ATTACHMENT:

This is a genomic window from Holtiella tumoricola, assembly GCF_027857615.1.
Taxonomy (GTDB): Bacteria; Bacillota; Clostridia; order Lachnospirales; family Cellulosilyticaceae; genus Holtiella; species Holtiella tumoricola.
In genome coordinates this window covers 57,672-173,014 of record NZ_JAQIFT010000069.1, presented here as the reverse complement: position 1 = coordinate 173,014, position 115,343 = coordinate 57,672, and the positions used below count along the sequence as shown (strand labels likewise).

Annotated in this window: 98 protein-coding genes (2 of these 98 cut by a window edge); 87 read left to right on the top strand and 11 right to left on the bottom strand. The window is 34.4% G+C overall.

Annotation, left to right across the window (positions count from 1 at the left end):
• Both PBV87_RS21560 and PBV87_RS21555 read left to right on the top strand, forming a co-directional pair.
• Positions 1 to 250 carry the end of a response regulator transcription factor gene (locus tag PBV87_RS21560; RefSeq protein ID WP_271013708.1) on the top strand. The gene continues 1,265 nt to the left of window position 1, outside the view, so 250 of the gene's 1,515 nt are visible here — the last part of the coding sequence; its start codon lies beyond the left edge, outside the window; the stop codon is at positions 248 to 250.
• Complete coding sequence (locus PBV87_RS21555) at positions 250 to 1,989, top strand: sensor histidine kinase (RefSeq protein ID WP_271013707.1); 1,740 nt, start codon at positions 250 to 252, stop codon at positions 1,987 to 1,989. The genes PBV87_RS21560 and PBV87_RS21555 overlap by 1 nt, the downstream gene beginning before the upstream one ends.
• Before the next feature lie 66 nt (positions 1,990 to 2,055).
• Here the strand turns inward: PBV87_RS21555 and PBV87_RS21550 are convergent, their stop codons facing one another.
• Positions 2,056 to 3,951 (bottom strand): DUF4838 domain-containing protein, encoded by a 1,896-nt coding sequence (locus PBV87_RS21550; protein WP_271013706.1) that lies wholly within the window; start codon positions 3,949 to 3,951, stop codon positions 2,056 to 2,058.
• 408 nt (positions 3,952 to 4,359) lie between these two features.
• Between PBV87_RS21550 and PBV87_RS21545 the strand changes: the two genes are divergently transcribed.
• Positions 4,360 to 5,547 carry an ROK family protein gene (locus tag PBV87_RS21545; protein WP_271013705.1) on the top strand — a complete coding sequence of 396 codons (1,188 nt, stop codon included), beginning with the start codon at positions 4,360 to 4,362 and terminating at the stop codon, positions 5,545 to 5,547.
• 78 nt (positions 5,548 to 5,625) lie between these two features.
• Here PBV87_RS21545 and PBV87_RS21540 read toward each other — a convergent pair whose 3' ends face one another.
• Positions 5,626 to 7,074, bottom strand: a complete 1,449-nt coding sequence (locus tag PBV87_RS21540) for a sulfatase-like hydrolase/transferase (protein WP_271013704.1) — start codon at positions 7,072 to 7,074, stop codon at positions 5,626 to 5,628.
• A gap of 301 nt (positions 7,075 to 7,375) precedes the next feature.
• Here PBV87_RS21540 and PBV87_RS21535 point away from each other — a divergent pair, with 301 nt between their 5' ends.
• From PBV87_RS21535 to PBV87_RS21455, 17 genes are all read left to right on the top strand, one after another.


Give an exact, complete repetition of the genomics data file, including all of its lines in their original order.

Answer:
This is a genomic window from Holtiella tumoricola, assembly GCF_027857615.1.
Taxonomy (GTDB): Bacteria; Bacillota; Clostridia; order Lachnospirales; family Cellulosilyticaceae; genus Holtiella; species Holtiella tumoricola.
In genome coordinates this window covers 57,672-173,014 of record NZ_JAQIFT010000069.1, presented here as the reverse complement: position 1 = coordinate 173,014, position 115,343 = coordinate 57,672, and the positions used below count along the sequence as shown (strand labels likewise).

Annotated in this window: 98 protein-coding genes (2 of these 98 cut by a window edge); 87 read left to right on the top strand and 11 right to left on the bottom strand. The window is 34.4% G+C overall.

Annotation, left to right across the window (positions count from 1 at the left end):
• Both PBV87_RS21560 and PBV87_RS21555 read left to right on the top strand, forming a co-directional pair.
• Positions 1 to 250 carry the end of a response regulator transcription factor gene (locus tag PBV87_RS21560; RefSeq protein ID WP_271013708.1) on the top strand. The gene continues 1,265 nt to the left of window position 1, outside the view, so 250 of the gene's 1,515 nt are visible here — the last part of the coding sequence; its start codon lies beyond the left edge, outside the window; the stop codon is at positions 248 to 250.
• Complete coding sequence (locus PBV87_RS21555) at positions 250 to 1,989, top strand: sensor histidine kinase (RefSeq protein ID WP_271013707.1); 1,740 nt, start codon at positions 250 to 252, stop codon at positions 1,987 to 1,989. The genes PBV87_RS21560 and PBV87_RS21555 overlap by 1 nt, the downstream gene beginning before the upstream one ends.
• Before the next feature lie 66 nt (positions 1,990 to 2,055).
• Here the strand turns inward: PBV87_RS21555 and PBV87_RS21550 are convergent, their stop codons facing one another.
• Positions 2,056 to 3,951 (bottom strand): DUF4838 domain-containing protein, encoded by a 1,896-nt coding sequence (locus PBV87_RS21550; protein WP_271013706.1) that lies wholly within the window; start codon positions 3,949 to 3,951, stop codon positions 2,056 to 2,058.
• 408 nt (positions 3,952 to 4,359) lie between these two features.
• Between PBV87_RS21550 and PBV87_RS21545 the strand changes: the two genes are divergently transcribed.
• Positions 4,360 to 5,547 carry an ROK family protein gene (locus tag PBV87_RS21545; protein WP_271013705.1) on the top strand — a complete coding sequence of 396 codons (1,188 nt, stop codon included), beginning with the start codon at positions 4,360 to 4,362 and terminating at the stop codon, positions 5,545 to 5,547.
• 78 nt (positions 5,548 to 5,625) lie between these two features.
• Here PBV87_RS21545 and PBV87_RS21540 read toward each other — a convergent pair whose 3' ends face one another.
• Positions 5,626 to 7,074, bottom strand: a complete 1,449-nt coding sequence (locus tag PBV87_RS21540) for a sulfatase-like hydrolase/transferase (protein WP_271013704.1) — start codon at positions 7,072 to 7,074, stop codon at positions 5,626 to 5,628.
• A gap of 301 nt (positions 7,075 to 7,375) precedes the next feature.
• Here PBV87_RS21540 and PBV87_RS21535 point away from each other — a divergent pair, with 301 nt between their 5' ends.
• From PBV87_RS21535 to PBV87_RS21455, 17 genes are all read left to right on the top strand, one after another.